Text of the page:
Why did Haman do that?
…Mordecai would not kneel down or pay [Haman] honor…. Day after day they spoke to him but he refused to comply… Esther 3: 2b, 4
Mordecai’s insubordination before Haman led to the Jewish annihilation plan – as a way to pay Mordecai back (some payback!). Jews were wailing and panicking everywhere due to the death edict that Haman had King Xerxes sign.
But here’s the topper, Mordecai asks his niece Esther to fix the problem he started by seeking the King’s help – and risking her life – as she says in the famous line:
I will go to the king, even though it is against the law. And if I perish, I perish. 4: 16b
Now, wouldn’t you feel guilty if you were in Mordecai’s shoes? And would you think of asking someone else (Esther) to risk her life to fix your screw up?
All I can say is, there must have been a pretty good reason – a REALLY, REALLY good reason – for Mordecai’s refusal to bow before Haman.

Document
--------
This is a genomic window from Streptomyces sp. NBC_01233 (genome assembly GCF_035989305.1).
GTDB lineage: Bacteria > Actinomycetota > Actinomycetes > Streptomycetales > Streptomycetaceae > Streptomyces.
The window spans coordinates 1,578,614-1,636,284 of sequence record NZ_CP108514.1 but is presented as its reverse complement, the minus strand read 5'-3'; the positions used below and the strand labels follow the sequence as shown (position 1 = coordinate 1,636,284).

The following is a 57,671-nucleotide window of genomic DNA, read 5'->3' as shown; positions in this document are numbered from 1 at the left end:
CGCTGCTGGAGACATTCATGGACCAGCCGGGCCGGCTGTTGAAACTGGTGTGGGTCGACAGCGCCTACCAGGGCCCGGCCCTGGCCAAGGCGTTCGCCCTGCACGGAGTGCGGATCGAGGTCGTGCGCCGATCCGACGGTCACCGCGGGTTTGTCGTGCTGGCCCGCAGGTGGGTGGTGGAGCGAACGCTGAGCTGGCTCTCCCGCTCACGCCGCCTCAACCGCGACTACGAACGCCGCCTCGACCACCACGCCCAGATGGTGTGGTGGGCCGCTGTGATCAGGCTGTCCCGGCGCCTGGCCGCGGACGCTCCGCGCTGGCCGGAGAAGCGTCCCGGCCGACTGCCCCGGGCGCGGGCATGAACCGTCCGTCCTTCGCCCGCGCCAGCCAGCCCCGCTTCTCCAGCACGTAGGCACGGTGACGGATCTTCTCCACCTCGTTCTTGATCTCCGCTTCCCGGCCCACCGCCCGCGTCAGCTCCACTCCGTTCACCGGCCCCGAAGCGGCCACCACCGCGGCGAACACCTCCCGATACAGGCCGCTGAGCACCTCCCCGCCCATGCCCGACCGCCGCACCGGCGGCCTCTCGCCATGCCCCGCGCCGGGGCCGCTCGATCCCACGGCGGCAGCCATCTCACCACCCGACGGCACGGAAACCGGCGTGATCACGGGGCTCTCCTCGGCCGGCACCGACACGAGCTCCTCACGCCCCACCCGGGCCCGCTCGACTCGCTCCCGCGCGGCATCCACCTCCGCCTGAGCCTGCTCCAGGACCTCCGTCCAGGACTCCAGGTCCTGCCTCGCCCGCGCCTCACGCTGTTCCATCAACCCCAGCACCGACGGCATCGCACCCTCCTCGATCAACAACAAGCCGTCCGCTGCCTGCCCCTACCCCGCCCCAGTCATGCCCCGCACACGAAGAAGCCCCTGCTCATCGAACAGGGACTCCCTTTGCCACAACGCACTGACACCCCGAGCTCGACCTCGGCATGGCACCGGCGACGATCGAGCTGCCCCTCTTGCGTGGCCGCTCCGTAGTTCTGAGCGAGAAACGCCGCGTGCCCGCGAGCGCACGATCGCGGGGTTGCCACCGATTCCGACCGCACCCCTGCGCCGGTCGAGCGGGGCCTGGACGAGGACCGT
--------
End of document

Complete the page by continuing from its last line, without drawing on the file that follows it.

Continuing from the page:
On to the commentaries!
Well, they were a lot of help… Not!
I expected to read something along the lines that to bow down to Haman was equivalent to worship – as if Haman were in God’s place. Such an act would be anathema to Mordecai. But both commentaries say it would only be an act of honor, not one of idolatry.
Mordecai refused to bow, they suggest, because Haman was an Agagite — and the Jews and Agagites were historical enemies (vs 3:10). That’s it.
And whereas Mordecai told Esther not to mention her Jewish heritage in court, he foolishly told Haman’s henchmen that he was a Jew (vs 3:4).
Wow. So Mordecai put his nation and niece at risk because of nationalistic pride.
Now I have even more admiration for Esther’s courage.
And appreciation of God’s mercy.
Today’s Readings: Esther 3:1-4:17, Psalm 89:46-52, Proverbs 22:7-8, Romans 3:1-31. See About for what I’m up to with these daily posts. Your daily blogger, Holiday Longing (Reproduce with permission only).